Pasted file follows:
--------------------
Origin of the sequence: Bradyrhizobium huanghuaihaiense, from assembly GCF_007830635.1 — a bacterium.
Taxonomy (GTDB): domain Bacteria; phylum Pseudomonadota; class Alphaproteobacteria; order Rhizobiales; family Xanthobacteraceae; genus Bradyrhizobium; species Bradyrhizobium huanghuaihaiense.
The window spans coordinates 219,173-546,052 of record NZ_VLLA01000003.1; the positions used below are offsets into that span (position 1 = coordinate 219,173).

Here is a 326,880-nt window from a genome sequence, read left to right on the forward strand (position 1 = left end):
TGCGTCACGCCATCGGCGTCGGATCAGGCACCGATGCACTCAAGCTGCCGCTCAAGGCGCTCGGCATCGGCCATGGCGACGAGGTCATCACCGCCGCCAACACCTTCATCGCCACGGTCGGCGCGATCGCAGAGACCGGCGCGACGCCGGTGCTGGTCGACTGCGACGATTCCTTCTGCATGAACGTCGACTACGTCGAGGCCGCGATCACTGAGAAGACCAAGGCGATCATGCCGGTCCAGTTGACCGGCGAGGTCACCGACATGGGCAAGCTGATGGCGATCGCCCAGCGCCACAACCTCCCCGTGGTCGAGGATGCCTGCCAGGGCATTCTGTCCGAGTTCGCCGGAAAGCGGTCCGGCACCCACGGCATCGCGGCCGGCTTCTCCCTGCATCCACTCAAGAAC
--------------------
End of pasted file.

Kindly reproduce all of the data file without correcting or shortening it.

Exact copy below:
Origin of the sequence: Bradyrhizobium huanghuaihaiense, from assembly GCF_007830635.1 — a bacterium.
Taxonomy (GTDB): domain Bacteria; phylum Pseudomonadota; class Alphaproteobacteria; order Rhizobiales; family Xanthobacteraceae; genus Bradyrhizobium; species Bradyrhizobium huanghuaihaiense.
The window spans coordinates 219,173-546,052 of record NZ_VLLA01000003.1; the positions used below are offsets into that span (position 1 = coordinate 219,173).

Here is a 326,880-nt window from a genome sequence, read left to right on the forward strand (position 1 = left end):
TGCGTCACGCCATCGGCGTCGGATCAGGCACCGATGCACTCAAGCTGCCGCTCAAGGCGCTCGGCATCGGCCATGGCGACGAGGTCATCACCGCCGCCAACACCTTCATCGCCACGGTCGGCGCGATCGCAGAGACCGGCGCGACGCCGGTGCTGGTCGACTGCGACGATTCCTTCTGCATGAACGTCGACTACGTCGAGGCCGCGATCACTGAGAAGACCAAGGCGATCATGCCGGTCCAGTTGACCGGCGAGGTCACCGACATGGGCAAGCTGATGGCGATCGCCCAGCGCCACAACCTCCCCGTGGTCGAGGATGCCTGCCAGGGCATTCTGTCCGAGTTCGCCGGAAAGCGGTCCGGCACCCACGGCATCGCGGCCGGCTTCTCCCTGCATCCACTCAAGAAC